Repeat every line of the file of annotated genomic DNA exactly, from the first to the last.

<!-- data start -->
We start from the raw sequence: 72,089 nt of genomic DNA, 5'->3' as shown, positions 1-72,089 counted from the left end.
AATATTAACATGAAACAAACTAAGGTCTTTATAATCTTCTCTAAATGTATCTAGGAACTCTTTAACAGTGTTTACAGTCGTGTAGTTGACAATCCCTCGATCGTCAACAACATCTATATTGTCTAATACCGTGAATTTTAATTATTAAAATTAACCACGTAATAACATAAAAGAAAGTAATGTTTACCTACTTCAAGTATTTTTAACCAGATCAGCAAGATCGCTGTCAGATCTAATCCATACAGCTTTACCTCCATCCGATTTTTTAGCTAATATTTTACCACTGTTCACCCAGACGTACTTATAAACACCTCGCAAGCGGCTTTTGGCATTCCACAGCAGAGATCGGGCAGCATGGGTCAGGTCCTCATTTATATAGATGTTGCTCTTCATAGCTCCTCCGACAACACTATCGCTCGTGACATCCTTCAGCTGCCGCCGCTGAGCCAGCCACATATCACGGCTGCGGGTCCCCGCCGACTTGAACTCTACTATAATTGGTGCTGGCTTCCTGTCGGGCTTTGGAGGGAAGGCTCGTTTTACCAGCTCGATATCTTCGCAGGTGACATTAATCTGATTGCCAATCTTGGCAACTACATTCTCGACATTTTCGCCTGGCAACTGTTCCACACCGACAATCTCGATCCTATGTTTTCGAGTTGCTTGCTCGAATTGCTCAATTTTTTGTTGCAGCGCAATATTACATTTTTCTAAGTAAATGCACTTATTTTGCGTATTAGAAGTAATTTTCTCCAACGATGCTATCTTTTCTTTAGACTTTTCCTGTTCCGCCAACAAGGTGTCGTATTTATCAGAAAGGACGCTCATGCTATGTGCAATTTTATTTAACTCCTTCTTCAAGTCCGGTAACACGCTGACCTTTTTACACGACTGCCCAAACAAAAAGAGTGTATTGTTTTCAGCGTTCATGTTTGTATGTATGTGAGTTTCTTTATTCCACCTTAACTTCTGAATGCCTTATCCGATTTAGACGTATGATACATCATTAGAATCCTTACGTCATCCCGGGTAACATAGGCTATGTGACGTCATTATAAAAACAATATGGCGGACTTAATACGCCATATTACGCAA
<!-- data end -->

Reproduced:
We start from the raw sequence: 72,089 nt of genomic DNA, 5'->3' as shown, positions 1-72,089 counted from the left end.
AATATTAACATGAAACAAACTAAGGTCTTTATAATCTTCTCTAAATGTATCTAGGAACTCTTTAACAGTGTTTACAGTCGTGTAGTTGACAATCCCTCGATCGTCAACAACATCTATATTGTCTAATACCGTGAATTTTAATTATTAAAATTAACCACGTAATAACATAAAAGAAAGTAATGTTTACCTACTTCAAGTATTTTTAACCAGATCAGCAAGATCGCTGTCAGATCTAATCCATACAGCTTTACCTCCATCCGATTTTTTAGCTAATATTTTACCACTGTTCACCCAGACGTACTTATAAACACCTCGCAAGCGGCTTTTGGCATTCCACAGCAGAGATCGGGCAGCATGGGTCAGGTCCTCATTTATATAGATGTTGCTCTTCATAGCTCCTCCGACAACACTATCGCTCGTGACATCCTTCAGCTGCCGCCGCTGAGCCAGCCACATATCACGGCTGCGGGTCCCCGCCGACTTGAACTCTACTATAATTGGTGCTGGCTTCCTGTCGGGCTTTGGAGGGAAGGCTCGTTTTACCAGCTCGATATCTTCGCAGGTGACATTAATCTGATTGCCAATCTTGGCAACTACATTCTCGACATTTTCGCCTGGCAACTGTTCCACACCGACAATCTCGATCCTATGTTTTCGAGTTGCTTGCTCGAATTGCTCAATTTTTTGTTGCAGCGCAATATTACATTTTTCTAAGTAAATGCACTTATTTTGCGTATTAGAAGTAATTTTCTCCAACGATGCTATCTTTTCTTTAGACTTTTCCTGTTCCGCCAACAAGGTGTCGTATTTATCAGAAAGGACGCTCATGCTATGTGCAATTTTATTTAACTCCTTCTTCAAGTCCGGTAACACGCTGACCTTTTTACACGACTGCCCAAACAAAAAGAGTGTATTGTTTTCAGCGTTCATGTTTGTATGTATGTGAGTTTCTTTATTCCACCTTAACTTCTGAATGCCTTATCCGATTTAGACGTATGATACATCATTAGAATCCTTACGTCATCCCGGGTAACATAGGCTATGTGACGTCATTATAAAAACAATATGGCGGACTTAATACGCCATATTACGCAA